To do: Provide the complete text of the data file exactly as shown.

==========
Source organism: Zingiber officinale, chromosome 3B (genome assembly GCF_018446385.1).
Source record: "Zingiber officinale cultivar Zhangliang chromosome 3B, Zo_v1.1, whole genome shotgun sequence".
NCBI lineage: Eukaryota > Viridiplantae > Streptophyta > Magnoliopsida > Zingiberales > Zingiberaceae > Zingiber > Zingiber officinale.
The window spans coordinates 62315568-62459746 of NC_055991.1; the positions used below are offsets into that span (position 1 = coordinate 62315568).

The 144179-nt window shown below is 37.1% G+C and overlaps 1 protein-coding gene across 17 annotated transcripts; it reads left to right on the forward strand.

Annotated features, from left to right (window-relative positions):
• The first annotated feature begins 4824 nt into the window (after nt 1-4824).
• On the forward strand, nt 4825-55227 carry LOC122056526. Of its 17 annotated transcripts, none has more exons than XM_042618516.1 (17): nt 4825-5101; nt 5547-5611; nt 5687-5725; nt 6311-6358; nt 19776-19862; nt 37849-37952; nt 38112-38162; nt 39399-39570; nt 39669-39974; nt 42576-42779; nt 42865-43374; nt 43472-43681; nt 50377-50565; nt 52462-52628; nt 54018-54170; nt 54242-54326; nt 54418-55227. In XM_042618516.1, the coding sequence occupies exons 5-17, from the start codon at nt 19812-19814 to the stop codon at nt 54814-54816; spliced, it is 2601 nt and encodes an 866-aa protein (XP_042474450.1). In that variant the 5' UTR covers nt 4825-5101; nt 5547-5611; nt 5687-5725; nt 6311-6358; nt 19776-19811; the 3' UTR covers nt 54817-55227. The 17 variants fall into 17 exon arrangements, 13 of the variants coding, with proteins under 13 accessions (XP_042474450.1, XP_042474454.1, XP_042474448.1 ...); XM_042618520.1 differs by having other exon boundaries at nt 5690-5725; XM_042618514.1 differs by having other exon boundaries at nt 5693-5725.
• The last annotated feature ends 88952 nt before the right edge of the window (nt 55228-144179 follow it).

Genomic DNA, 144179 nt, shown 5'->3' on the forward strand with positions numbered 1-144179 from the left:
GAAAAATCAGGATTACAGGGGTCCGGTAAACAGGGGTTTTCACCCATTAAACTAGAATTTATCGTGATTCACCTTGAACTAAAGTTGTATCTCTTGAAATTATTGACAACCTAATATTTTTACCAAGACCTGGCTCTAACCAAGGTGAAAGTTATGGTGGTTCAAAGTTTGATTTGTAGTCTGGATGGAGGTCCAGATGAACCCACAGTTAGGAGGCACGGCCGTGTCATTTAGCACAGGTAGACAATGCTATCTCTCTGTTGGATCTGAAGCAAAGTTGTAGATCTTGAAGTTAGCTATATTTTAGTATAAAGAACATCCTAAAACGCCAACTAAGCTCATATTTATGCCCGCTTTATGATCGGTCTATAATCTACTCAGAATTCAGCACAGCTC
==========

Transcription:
Source organism: Zingiber officinale, chromosome 3B (genome assembly GCF_018446385.1).
Source record: "Zingiber officinale cultivar Zhangliang chromosome 3B, Zo_v1.1, whole genome shotgun sequence".
NCBI lineage: Eukaryota > Viridiplantae > Streptophyta > Magnoliopsida > Zingiberales > Zingiberaceae > Zingiber > Zingiber officinale.
The window spans coordinates 62315568-62459746 of NC_055991.1; the positions used below are offsets into that span (position 1 = coordinate 62315568).

The 144179-nt window shown below is 37.1% G+C and overlaps 1 protein-coding gene across 17 annotated transcripts; it reads left to right on the forward strand.

Annotated features, from left to right (window-relative positions):
• The first annotated feature begins 4824 nt into the window (after nt 1-4824).
• On the forward strand, nt 4825-55227 carry LOC122056526. Of its 17 annotated transcripts, none has more exons than XM_042618516.1 (17): nt 4825-5101; nt 5547-5611; nt 5687-5725; nt 6311-6358; nt 19776-19862; nt 37849-37952; nt 38112-38162; nt 39399-39570; nt 39669-39974; nt 42576-42779; nt 42865-43374; nt 43472-43681; nt 50377-50565; nt 52462-52628; nt 54018-54170; nt 54242-54326; nt 54418-55227. In XM_042618516.1, the coding sequence occupies exons 5-17, from the start codon at nt 19812-19814 to the stop codon at nt 54814-54816; spliced, it is 2601 nt and encodes an 866-aa protein (XP_042474450.1). In that variant the 5' UTR covers nt 4825-5101; nt 5547-5611; nt 5687-5725; nt 6311-6358; nt 19776-19811; the 3' UTR covers nt 54817-55227. The 17 variants fall into 17 exon arrangements, 13 of the variants coding, with proteins under 13 accessions (XP_042474450.1, XP_042474454.1, XP_042474448.1 ...); XM_042618520.1 differs by having other exon boundaries at nt 5690-5725; XM_042618514.1 differs by having other exon boundaries at nt 5693-5725.
• The last annotated feature ends 88952 nt before the right edge of the window (nt 55228-144179 follow it).

Genomic DNA, 144179 nt, shown 5'->3' on the forward strand with positions numbered 1-144179 from the left:
GAAAAATCAGGATTACAGGGGTCCGGTAAACAGGGGTTTTCACCCATTAAACTAGAATTTATCGTGATTCACCTTGAACTAAAGTTGTATCTCTTGAAATTATTGACAACCTAATATTTTTACCAAGACCTGGCTCTAACCAAGGTGAAAGTTATGGTGGTTCAAAGTTTGATTTGTAGTCTGGATGGAGGTCCAGATGAACCCACAGTTAGGAGGCACGGCCGTGTCATTTAGCACAGGTAGACAATGCTATCTCTCTGTTGGATCTGAAGCAAAGTTGTAGATCTTGAAGTTAGCTATATTTTAGTATAAAGAACATCCTAAAACGCCAACTAAGCTCATATTTATGCCCGCTTTATGATCGGTCTATAATCTACTCAGAATTCAGCACAGCTC